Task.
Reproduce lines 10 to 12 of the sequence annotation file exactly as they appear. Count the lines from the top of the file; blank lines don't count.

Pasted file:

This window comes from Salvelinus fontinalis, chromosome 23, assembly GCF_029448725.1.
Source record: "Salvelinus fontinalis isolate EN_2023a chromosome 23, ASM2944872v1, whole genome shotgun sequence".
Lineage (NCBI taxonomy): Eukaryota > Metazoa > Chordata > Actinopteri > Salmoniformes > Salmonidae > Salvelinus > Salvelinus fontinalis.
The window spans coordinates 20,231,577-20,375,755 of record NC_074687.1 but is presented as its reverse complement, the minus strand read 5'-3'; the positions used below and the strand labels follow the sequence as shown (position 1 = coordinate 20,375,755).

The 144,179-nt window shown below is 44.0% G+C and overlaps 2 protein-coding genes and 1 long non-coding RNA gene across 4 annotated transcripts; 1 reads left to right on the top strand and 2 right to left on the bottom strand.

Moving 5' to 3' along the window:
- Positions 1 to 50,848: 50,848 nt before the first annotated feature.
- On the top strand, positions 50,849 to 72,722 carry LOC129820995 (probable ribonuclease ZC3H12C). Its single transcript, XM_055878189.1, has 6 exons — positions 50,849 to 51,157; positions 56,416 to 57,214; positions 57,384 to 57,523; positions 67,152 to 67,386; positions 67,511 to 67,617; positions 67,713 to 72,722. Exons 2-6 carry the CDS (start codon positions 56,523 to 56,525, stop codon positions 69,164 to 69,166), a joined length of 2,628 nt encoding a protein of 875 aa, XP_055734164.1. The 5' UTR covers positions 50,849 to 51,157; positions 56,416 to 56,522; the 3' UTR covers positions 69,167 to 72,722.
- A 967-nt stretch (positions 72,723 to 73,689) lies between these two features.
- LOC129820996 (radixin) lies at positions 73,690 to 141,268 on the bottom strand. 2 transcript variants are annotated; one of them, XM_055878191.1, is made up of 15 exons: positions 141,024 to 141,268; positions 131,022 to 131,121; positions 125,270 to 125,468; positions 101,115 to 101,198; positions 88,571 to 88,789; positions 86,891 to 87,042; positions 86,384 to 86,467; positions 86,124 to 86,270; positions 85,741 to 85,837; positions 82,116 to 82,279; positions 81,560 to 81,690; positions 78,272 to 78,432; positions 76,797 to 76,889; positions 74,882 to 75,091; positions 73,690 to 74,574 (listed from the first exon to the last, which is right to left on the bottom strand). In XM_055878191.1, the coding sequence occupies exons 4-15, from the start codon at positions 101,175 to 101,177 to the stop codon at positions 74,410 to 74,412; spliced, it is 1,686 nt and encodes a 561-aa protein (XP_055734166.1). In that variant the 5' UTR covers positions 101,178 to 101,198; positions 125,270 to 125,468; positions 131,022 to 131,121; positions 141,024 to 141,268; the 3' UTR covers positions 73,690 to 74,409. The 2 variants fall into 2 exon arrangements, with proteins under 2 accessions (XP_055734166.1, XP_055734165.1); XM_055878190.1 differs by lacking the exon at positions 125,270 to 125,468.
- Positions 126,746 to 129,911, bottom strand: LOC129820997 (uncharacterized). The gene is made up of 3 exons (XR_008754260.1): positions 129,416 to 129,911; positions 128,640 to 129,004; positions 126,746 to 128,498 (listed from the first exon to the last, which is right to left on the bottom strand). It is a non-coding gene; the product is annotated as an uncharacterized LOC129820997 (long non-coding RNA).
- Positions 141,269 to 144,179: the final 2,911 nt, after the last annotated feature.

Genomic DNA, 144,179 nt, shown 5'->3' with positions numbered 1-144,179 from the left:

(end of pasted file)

- LOC129820996 (radixin) lies at positions 73,690 to 141,268 on the bottom strand. 2 transcript variants are annotated; one of them, XM_055878191.1, is made up of 15 exons: positions 141,024 to 141,268; positions 131,022 to 131,121; positions 125,270 to 125,468; positions 101,115 to 101,198; positions 88,571 to 88,789; positions 86,891 to 87,042; positions 86,384 to 86,467; positions 86,124 to 86,270; positions 85,741 to 85,837; positions 82,116 to 82,279; positions 81,560 to 81,690; positions 78,272 to 78,432; positions 76,797 to 76,889; positions 74,882 to 75,091; positions 73,690 to 74,574 (listed from the first exon to the last, which is right to left on the bottom strand). In XM_055878191.1, the coding sequence occupies exons 4-15, from the start codon at positions 101,175 to 101,177 to the stop codon at positions 74,410 to 74,412; spliced, it is 1,686 nt and encodes a 561-aa protein (XP_055734166.1). In that variant the 5' UTR covers positions 101,178 to 101,198; positions 125,270 to 125,468; positions 131,022 to 131,121; positions 141,024 to 141,268; the 3' UTR covers positions 73,690 to 74,409. The 2 variants fall into 2 exon arrangements, with proteins under 2 accessions (XP_055734166.1, XP_055734165.1); XM_055878190.1 differs by lacking the exon at positions 125,270 to 125,468.
- Positions 126,746 to 129,911, bottom strand: LOC129820997 (uncharacterized). The gene is made up of 3 exons (XR_008754260.1): positions 129,416 to 129,911; positions 128,640 to 129,004; positions 126,746 to 128,498 (listed from the first exon to the last, which is right to left on the bottom strand). It is a non-coding gene; the product is annotated as an uncharacterized LOC129820997 (long non-coding RNA).
- Positions 141,269 to 144,179: the final 2,911 nt, after the last annotated feature.